Stormtroopers Return to Space
Adolph Hitler didn’t do a lot of hilarious things when he was alive — he spoke well, became a dictator, and killed a tremendous amount of people related to Woody Allen. Parodies of the man however, ranging from Charlie Chaplin’s The Great Dictator to Mel Brooks’ The Producers, became comedy gold by putting such a horrible person into silly situations. Like it or not, Hitler and his Nazis are now here to stay in comedy and can still be seen in more modern examples like Family Guy, Futurama, and hipster Webcomics.
Iron Sky is the latest Nazi-based comedy to grace cinema, offering an alternate take on what really happened after World War II. Rather than hiding in bunkers and losing, the Nazi’s traveled to the dark side of Earth’s moon in 1945 and began building a racially pure space society with just as much diversity as plant life. (Hint: None). While Earth was busy with its hippie protests, disco music, Full House marathons, Hammer pants, and choreographed boy bands, the Nazis plotted their eventual return to seek revenge on Earth. A presidential reelection campaign of sending a black astronaut to the moon triggers a chain of events that ultimately brings the Nazis and allied Earth countries back to fighting one another — this time with more space battles and laser beams.
The humor in the film starts strong with a great deal of visual sight gags such as swastika-shaped moon bases and Hindenburg-like spaceships — each of these should make even the harshest critic smile. Frequently there are so many small jokes on screen at once that viewers would have to watch multiple times to catch them all. Satire runs throughout the whole film with hard-hitting critiques of politicians’ devious plots to get reelected, as well as parodies including a great take on the popular Internet meme ‘Hitler’s Downfall’. (Further explanation alert: People on the Internet take a memorably dramatic scene from the film Der Untergang where Hitler finds out that he is losing the war, but add ridiculous subtitles that make the dictator look like he is ranting about iPhones or getting banned from his Xbox Live account). However, the scenes on Earth are much weaker in their humor — each time the scenes cut back to Earth it cannot compete with memorable moon scenarios like a low gravity-induced slow motion gun fight.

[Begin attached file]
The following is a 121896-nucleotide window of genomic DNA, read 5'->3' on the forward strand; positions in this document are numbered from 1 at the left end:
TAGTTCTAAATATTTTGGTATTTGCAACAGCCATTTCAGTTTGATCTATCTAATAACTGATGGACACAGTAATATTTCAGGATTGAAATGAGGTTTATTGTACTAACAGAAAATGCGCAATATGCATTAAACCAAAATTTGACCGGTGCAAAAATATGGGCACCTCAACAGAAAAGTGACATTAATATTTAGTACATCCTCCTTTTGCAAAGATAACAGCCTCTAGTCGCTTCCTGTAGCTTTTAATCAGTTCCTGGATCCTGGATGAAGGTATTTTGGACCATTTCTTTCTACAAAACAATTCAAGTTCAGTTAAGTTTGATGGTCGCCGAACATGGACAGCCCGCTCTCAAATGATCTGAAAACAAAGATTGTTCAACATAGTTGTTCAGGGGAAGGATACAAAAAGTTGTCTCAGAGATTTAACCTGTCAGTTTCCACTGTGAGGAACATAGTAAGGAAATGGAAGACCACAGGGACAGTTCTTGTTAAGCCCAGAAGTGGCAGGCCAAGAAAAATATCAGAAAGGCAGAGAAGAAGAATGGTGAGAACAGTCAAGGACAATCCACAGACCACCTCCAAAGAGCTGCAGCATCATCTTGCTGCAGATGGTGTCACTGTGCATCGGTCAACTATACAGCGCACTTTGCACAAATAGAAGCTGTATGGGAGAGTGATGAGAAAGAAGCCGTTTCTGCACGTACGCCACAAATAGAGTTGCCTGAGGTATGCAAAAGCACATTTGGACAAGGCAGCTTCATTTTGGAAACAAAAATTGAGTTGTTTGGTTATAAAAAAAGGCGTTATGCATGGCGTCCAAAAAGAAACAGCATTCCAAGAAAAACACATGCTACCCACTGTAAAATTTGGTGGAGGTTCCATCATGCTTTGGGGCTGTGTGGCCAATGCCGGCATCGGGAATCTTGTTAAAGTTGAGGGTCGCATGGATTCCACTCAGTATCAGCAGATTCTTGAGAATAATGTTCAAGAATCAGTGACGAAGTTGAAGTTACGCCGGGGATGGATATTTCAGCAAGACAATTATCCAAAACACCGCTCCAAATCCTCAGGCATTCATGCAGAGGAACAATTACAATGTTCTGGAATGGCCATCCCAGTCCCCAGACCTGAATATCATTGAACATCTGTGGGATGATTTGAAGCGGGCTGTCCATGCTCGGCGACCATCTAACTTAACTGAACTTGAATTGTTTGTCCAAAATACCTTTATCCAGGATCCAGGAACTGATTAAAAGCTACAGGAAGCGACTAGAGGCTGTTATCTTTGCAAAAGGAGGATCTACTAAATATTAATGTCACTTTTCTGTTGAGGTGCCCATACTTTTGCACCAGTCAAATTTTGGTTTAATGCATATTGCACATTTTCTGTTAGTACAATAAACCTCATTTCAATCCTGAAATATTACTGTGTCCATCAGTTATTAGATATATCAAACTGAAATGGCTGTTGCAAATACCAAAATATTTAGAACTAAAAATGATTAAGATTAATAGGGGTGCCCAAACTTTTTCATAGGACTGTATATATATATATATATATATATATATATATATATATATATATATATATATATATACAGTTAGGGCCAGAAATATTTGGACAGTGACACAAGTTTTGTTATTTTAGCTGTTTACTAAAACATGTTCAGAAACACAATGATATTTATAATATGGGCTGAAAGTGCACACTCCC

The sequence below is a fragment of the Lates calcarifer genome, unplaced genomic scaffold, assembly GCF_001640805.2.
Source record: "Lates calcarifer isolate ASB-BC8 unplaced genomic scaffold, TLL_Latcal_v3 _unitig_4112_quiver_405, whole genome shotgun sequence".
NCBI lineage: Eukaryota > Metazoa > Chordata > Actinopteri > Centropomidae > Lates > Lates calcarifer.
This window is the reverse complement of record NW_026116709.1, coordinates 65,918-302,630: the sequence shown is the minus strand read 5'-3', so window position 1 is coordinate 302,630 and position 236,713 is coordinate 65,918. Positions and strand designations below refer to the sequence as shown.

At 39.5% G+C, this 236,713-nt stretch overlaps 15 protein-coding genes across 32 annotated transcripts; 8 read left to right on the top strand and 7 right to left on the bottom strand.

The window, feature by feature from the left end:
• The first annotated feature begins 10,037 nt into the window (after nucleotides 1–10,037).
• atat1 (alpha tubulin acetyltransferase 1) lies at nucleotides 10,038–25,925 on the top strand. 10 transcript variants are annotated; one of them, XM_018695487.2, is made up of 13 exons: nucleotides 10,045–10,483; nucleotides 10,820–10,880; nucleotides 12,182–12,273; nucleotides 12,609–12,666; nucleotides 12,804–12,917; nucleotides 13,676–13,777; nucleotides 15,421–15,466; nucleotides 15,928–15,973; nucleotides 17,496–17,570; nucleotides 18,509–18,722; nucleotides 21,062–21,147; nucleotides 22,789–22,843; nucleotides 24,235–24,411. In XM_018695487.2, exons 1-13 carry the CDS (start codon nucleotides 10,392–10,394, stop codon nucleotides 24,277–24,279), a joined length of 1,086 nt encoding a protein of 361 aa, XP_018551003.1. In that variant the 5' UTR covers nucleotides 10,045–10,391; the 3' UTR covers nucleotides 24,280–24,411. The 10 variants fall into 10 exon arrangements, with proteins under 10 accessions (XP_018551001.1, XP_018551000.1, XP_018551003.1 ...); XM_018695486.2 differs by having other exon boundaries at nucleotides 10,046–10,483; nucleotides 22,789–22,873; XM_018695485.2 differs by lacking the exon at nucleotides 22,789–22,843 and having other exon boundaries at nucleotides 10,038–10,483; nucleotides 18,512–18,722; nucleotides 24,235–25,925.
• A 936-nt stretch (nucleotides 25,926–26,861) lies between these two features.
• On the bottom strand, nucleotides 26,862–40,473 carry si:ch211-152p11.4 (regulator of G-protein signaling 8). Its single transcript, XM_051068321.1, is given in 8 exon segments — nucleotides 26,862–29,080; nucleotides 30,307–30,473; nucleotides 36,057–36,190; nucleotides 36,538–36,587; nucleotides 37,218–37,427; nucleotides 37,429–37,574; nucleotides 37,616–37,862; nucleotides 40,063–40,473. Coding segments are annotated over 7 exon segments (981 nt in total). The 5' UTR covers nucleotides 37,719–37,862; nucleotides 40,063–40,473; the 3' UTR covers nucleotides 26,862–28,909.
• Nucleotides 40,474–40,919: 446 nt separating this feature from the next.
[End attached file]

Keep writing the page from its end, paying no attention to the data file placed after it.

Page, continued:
Throughout the film, the soundtrack merges very old instrumental songs with the epic, driving force of modern cinema. With this new take, The German National Anthem has never been so powerful nor so seemingly fit for space wars. This blend of interesting tunes creates a perfect mechanical, industrial feeling that is enjoyable to listen to and amplifies the lunacy on screen. On the moon and in outer space, the cinematography rivals any serious science fiction film in both its scale and sense of wonder, but just like the humor, the scenes and story seem a tad dull when grounded on Earth in comparison. Even if Iron Sky were terrible, its bizarre concept would be reason enough to watch. However, the film has some very strong parts both as a comedy and as a science fiction adventure — this Nazi moon party should not be missed.
Matt the Movie Analyst’s final verdict: 7/10